Saturday, September 25, 2010

What is Art?

What is art?

"Art is not just something you hang on the wall." Kids from the Hall

That is certainly true, as I wandered along the streets around Pudu area today to check out the Moon Walk Pudu Art Festival, marveling at the few art installations, enjoying the stories and the glorious bygone days of this unique community.

The artist reconstructed the recently demolished 115 year-old Pudu Jail entrance facade and the once world longest mural, using name cards. It put the spotlight on the heritage buildings preservation effort, or the lack of thereof, while at the same time highlighting the once thriving printing industry in the area. It's sort of a tribute to the contribution of those in the industry to the development of Pudu.
This one serves to wish the community all the best in her future. It resembles the bai jia yi (garment of hundred families) or bai jia bei (blankets of hundred families) custom of the Chinese community of which when a newborn is one month-old or 100 day-old, friends and family will each present a piece of palm-size cloth to the mother. The mother will then use them to sew into a piece of garment or a quilt for the baby. Babies wearing the garment or using the quilt are believed to be healthy and of course, very much loved. Some of the cloth strips were obtained from the community and the locals were asked to help out in tying the cloth strips, as a message of love to the Pudu community.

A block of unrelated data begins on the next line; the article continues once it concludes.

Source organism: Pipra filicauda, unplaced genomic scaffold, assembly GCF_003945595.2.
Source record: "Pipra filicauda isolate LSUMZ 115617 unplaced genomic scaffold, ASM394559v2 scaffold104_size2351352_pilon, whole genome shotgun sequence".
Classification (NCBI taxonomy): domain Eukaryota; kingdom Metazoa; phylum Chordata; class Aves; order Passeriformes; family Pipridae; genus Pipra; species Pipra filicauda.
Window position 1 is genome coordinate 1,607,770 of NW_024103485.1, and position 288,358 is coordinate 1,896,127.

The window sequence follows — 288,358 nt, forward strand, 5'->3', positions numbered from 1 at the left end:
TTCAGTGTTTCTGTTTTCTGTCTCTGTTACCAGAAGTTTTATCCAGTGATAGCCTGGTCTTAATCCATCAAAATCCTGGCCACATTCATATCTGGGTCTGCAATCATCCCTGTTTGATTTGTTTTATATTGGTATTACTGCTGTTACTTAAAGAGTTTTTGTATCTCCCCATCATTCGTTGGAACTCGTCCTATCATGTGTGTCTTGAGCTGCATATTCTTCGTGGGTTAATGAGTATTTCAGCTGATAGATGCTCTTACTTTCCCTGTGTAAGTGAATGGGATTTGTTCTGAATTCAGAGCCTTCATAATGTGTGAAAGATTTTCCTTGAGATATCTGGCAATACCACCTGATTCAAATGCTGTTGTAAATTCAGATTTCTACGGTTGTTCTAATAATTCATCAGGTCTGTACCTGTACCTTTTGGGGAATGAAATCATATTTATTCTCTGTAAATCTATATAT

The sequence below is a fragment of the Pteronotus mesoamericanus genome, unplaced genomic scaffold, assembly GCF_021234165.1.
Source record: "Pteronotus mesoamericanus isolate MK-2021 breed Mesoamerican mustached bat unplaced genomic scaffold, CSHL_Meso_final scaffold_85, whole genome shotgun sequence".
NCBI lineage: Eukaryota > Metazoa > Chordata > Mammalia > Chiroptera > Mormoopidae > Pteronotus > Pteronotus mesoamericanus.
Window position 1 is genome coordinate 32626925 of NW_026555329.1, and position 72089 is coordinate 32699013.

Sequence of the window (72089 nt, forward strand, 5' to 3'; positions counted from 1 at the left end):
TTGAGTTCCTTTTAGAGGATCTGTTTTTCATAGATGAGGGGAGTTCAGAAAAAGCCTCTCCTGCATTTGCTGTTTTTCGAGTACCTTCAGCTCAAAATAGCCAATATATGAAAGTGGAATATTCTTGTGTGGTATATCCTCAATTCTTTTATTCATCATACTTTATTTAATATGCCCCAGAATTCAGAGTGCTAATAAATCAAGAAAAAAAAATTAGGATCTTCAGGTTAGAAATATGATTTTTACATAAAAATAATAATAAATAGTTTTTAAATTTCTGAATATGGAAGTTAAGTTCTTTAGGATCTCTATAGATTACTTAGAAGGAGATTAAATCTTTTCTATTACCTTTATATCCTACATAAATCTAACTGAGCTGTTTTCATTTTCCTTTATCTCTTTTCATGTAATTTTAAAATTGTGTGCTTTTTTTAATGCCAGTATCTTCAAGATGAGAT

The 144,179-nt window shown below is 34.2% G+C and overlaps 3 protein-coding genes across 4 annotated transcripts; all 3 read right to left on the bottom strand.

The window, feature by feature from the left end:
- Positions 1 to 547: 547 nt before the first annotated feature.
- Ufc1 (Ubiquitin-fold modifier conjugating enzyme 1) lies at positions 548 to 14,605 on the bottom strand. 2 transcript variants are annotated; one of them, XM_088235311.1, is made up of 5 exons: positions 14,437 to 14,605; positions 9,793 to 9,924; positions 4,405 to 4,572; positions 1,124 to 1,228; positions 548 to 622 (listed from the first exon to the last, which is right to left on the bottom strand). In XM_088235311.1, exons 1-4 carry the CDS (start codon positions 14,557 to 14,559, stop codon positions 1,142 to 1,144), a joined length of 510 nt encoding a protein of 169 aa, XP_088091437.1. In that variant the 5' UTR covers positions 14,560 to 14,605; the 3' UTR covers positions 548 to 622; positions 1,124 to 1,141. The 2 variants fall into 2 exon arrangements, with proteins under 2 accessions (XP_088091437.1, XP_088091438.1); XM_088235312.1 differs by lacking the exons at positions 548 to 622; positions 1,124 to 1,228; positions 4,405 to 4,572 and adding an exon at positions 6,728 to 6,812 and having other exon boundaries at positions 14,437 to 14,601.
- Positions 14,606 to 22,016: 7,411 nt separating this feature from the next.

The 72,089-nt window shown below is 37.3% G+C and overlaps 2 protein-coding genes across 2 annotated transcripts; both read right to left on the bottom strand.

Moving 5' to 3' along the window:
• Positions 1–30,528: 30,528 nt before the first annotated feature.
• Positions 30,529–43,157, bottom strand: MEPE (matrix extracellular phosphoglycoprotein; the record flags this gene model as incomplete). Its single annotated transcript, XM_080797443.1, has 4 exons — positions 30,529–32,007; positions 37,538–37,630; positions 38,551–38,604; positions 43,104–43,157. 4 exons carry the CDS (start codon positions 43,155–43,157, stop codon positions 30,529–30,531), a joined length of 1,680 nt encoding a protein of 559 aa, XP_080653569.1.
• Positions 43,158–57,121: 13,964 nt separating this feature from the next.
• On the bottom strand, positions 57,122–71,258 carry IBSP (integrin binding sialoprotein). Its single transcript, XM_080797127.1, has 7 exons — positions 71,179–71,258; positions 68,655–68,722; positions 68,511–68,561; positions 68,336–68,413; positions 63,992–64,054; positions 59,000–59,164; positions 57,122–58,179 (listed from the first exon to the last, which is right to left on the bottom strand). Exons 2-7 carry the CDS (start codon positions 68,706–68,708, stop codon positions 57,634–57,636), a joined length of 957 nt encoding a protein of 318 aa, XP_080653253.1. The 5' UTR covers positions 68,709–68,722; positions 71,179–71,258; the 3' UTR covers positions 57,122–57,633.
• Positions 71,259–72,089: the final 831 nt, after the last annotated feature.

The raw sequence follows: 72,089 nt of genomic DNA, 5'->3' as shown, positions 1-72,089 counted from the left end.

Another interesting installation which also involved the participation of the the local is wrapping of the trunks and branches of a few very old trees in the area with t-shirts and garments, some donated by the locals. The artist was exploring the interaction between the community and the environment along with the change of time. Therefore the work was asking us, with time, what was left? What was lost?
So what is art? More importantly, what does art do? I saw them telling stories about a community, about life. They silently remind us to treasure our history and tradition and encourage us to take time to discover or rediscover our community. These simple yet meaningful installations bring people into a community, bring community to her people and new folks, ultimately bring people together.

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